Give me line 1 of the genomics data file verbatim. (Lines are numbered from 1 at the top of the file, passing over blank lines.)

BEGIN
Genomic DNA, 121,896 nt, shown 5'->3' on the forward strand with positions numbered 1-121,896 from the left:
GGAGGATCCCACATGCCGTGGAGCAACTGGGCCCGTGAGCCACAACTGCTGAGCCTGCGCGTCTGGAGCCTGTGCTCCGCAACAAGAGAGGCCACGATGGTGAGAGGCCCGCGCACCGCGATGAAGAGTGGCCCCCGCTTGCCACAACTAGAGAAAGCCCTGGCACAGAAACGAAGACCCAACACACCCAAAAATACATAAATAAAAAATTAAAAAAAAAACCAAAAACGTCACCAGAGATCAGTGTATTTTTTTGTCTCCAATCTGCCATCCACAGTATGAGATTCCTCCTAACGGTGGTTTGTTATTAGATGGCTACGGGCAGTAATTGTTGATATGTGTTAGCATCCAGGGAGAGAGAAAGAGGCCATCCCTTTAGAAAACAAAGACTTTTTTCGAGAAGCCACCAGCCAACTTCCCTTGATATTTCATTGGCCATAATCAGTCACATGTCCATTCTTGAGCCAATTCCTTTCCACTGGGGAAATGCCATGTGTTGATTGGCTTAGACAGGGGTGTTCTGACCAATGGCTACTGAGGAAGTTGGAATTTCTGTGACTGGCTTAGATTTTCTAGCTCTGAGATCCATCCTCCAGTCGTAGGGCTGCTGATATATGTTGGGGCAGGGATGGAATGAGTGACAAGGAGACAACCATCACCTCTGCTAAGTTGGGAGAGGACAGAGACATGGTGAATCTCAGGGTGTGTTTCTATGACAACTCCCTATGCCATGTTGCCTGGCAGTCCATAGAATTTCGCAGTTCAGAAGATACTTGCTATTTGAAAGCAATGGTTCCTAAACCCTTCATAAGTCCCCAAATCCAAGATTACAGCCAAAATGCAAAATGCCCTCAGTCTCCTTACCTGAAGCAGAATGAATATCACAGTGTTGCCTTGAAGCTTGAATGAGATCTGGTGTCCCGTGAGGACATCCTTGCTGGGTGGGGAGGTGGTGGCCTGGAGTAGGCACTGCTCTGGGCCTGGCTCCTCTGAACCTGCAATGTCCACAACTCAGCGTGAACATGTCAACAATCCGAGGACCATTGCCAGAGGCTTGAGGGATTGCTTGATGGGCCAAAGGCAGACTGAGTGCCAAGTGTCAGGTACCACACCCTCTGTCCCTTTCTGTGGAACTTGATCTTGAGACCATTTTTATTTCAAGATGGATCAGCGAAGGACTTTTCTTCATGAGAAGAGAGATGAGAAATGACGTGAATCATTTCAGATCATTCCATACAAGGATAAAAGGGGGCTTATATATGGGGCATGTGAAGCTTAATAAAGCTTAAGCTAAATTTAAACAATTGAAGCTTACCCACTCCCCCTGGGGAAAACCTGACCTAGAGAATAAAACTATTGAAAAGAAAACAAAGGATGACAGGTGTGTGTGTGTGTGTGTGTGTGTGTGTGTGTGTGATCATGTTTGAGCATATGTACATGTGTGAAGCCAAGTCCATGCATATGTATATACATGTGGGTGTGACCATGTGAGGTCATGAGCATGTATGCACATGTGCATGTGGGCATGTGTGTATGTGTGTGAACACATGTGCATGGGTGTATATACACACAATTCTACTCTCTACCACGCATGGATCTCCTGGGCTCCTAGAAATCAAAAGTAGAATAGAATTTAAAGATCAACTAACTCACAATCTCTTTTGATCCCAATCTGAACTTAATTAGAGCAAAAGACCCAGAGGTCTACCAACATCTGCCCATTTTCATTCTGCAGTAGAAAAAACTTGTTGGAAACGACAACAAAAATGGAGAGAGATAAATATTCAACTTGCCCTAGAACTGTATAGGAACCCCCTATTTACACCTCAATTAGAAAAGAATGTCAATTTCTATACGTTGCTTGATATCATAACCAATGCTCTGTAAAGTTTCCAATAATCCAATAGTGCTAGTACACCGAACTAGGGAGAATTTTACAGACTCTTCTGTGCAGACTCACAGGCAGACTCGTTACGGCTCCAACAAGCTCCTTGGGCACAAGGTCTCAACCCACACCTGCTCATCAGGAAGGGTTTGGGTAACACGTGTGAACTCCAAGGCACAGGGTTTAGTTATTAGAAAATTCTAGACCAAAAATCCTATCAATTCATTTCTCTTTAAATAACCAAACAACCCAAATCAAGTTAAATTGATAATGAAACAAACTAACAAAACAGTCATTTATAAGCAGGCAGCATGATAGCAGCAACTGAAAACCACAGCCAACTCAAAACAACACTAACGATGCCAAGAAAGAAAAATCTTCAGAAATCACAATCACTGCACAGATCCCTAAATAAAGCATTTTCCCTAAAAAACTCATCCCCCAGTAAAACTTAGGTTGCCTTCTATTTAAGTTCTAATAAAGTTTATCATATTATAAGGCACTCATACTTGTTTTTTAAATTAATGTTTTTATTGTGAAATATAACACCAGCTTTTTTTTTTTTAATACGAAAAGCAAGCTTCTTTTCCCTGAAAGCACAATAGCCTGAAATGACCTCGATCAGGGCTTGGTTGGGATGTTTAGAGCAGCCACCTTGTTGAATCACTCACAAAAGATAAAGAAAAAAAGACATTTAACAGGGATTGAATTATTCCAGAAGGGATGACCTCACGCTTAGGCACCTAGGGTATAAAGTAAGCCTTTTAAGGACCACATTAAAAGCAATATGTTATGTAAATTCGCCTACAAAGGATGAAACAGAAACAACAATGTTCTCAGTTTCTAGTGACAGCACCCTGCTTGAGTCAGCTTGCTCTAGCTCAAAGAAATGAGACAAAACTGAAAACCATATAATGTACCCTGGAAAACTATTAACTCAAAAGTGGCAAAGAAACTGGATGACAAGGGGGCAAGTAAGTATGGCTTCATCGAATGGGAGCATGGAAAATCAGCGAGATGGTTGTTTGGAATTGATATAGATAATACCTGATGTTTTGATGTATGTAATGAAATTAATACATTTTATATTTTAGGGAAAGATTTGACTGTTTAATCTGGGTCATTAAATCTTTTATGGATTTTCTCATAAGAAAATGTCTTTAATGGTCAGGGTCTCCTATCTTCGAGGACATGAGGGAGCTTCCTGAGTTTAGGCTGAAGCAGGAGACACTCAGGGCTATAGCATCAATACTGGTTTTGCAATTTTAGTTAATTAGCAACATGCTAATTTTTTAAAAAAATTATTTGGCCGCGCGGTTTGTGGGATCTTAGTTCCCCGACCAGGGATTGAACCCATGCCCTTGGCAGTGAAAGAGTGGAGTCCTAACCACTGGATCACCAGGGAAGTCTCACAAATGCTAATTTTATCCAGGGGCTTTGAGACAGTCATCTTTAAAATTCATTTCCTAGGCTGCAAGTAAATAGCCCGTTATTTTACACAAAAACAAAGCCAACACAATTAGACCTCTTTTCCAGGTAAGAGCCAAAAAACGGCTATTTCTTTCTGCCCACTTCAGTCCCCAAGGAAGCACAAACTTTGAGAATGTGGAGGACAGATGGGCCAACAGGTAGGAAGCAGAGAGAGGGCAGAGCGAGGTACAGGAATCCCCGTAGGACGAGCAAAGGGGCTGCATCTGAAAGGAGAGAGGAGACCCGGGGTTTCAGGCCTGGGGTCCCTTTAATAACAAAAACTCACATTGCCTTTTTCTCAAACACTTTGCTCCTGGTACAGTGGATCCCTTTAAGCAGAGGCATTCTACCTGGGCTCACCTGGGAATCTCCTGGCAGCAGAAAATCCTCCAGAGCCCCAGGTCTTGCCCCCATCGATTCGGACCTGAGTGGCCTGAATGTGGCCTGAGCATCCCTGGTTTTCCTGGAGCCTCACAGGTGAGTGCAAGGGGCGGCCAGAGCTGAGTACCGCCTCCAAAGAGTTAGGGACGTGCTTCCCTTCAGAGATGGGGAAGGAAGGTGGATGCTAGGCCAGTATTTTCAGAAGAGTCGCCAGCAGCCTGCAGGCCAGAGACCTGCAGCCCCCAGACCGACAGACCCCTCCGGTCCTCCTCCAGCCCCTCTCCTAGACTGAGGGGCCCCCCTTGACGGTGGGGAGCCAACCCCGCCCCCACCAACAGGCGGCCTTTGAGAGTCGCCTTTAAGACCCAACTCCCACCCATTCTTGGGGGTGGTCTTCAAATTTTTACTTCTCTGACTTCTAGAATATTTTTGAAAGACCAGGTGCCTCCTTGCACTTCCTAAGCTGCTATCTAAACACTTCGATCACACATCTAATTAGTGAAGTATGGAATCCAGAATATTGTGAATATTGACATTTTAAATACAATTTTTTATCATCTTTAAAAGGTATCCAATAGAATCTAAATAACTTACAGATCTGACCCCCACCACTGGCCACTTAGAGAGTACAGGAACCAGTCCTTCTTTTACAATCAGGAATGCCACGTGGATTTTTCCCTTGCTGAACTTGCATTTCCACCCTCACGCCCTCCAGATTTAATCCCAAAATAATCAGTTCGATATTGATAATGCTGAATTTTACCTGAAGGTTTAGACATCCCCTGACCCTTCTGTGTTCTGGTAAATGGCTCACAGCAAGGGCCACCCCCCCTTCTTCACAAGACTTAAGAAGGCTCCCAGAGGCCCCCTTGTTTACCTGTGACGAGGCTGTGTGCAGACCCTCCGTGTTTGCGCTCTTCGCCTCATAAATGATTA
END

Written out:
Genomic DNA, 121,896 nt, shown 5'->3' on the forward strand with positions numbered 1-121,896 from the left: